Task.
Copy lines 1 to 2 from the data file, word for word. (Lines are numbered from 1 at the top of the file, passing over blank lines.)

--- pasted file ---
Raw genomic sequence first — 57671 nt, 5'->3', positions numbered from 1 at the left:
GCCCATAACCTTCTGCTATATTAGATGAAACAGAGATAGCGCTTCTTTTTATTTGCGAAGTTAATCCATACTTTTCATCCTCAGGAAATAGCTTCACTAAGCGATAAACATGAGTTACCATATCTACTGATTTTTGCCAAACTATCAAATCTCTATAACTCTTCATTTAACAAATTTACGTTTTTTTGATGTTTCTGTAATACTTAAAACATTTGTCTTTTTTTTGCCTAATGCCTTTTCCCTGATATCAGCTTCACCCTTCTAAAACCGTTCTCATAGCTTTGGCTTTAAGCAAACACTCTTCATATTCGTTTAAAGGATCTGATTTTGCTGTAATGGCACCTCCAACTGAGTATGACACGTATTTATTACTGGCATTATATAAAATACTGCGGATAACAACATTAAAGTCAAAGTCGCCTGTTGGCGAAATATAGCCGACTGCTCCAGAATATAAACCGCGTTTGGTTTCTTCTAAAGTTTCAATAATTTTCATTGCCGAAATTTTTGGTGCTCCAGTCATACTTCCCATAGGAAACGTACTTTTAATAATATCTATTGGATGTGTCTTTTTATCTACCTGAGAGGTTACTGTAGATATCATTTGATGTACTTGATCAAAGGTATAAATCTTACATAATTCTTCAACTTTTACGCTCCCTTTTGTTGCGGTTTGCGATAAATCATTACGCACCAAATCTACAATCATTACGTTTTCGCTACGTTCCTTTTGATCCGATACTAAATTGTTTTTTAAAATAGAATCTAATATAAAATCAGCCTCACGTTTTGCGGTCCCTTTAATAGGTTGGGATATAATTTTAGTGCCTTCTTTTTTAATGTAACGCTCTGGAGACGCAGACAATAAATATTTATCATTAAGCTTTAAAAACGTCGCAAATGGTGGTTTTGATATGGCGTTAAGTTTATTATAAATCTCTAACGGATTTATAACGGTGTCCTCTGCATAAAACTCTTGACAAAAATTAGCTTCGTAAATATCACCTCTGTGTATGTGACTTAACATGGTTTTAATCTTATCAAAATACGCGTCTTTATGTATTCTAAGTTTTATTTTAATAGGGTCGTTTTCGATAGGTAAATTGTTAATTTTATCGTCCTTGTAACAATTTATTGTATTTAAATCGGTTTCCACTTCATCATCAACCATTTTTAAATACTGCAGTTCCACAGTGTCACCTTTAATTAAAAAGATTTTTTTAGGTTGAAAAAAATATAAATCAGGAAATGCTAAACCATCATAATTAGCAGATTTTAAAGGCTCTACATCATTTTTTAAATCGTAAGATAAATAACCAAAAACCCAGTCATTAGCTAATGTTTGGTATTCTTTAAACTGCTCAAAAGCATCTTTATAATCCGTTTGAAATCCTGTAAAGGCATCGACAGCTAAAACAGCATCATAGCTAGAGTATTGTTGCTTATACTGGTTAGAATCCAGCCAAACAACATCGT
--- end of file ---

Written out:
Raw genomic sequence first — 57671 nt, 5'->3', positions numbered from 1 at the left:
GCCCATAACCTTCTGCTATATTAGATGAAACAGAGATAGCGCTTCTTTTTATTTGCGAAGTTAATCCATACTTTTCATCCTCAGGAAATAGCTTCACTAAGCGATAAACATGAGTTACCATATCTACTGATTTTTGCCAAACTATCAAATCTCTATAACTCTTCATTTAACAAATTTACGTTTTTTTGATGTTTCTGTAATACTTAAAACATTTGTCTTTTTTTTGCCTAATGCCTTTTCCCTGATATCAGCTTCACCCTTCTAAAACCGTTCTCATAGCTTTGGCTTTAAGCAAACACTCTTCATATTCGTTTAAAGGATCTGATTTTGCTGTAATGGCACCTCCAACTGAGTATGACACGTATTTATTACTGGCATTATATAAAATACTGCGGATAACAACATTAAAGTCAAAGTCGCCTGTTGGCGAAATATAGCCGACTGCTCCAGAATATAAACCGCGTTTGGTTTCTTCTAAAGTTTCAATAATTTTCATTGCCGAAATTTTTGGTGCTCCAGTCATACTTCCCATAGGAAACGTACTTTTAATAATATCTATTGGATGTGTCTTTTTATCTACCTGAGAGGTTACTGTAGATATCATTTGATGTACTTGATCAAAGGTATAAATCTTACATAATTCTTCAACTTTTACGCTCCCTTTTGTTGCGGTTTGCGATAAATCATTACGCACCAAATCTACAATCATTACGTTTTCGCTACGTTCCTTTTGATCCGATACTAAATTGTTTTTTAAAATAGAATCTAATATAAAATCAGCCTCACGTTTTGCGGTCCCTTTAATAGGTTGGGATATAATTTTAGTGCCTTCTTTTTTAATGTAACGCTCTGGAGACGCAGACAATAAATATTTATCATTAAGCTTTAAAAACGTCGCAAATGGTGGTTTTGATATGGCGTTAAGTTTATTATAAATCTCTAACGGATTTATAACGGTGTCCTCTGCATAAAACTCTTGACAAAAATTAGCTTCGTAAATATCACCTCTGTGTATGTGACTTAACATGGTTTTAATCTTATCAAAATACGCGTCTTTATGTATTCTAAGTTTTATTTTAATAGGGTCGTTTTCGATAGGTAAATTGTTAATTTTATCGTCCTTGTAACAATTTATTGTATTTAAATCGGTTTCCACTTCATCATCAACCATTTTTAAATACTGCAGTTCCACAGTGTCACCTTTAATTAAAAAGATTTTTTTAGGTTGAAAAAAATATAAATCAGGAAATGCTAAACCATCATAATTAGCAGATTTTAAAGGCTCTACATCATTTTTTAAATCGTAAGATAAATAACCAAAAACCCAGTCATTAGCTAATGTTTGGTATTCTTTAAACTGCTCAAAAGCATCTTTATAATCCGTTTGAAATCCTGTAAAGGCATCGACAGCTAAAACAGCATCATAGCTAGAGTATTGTTGCTTATACTGGTTAGAATCCAGCCAAACAACATCGT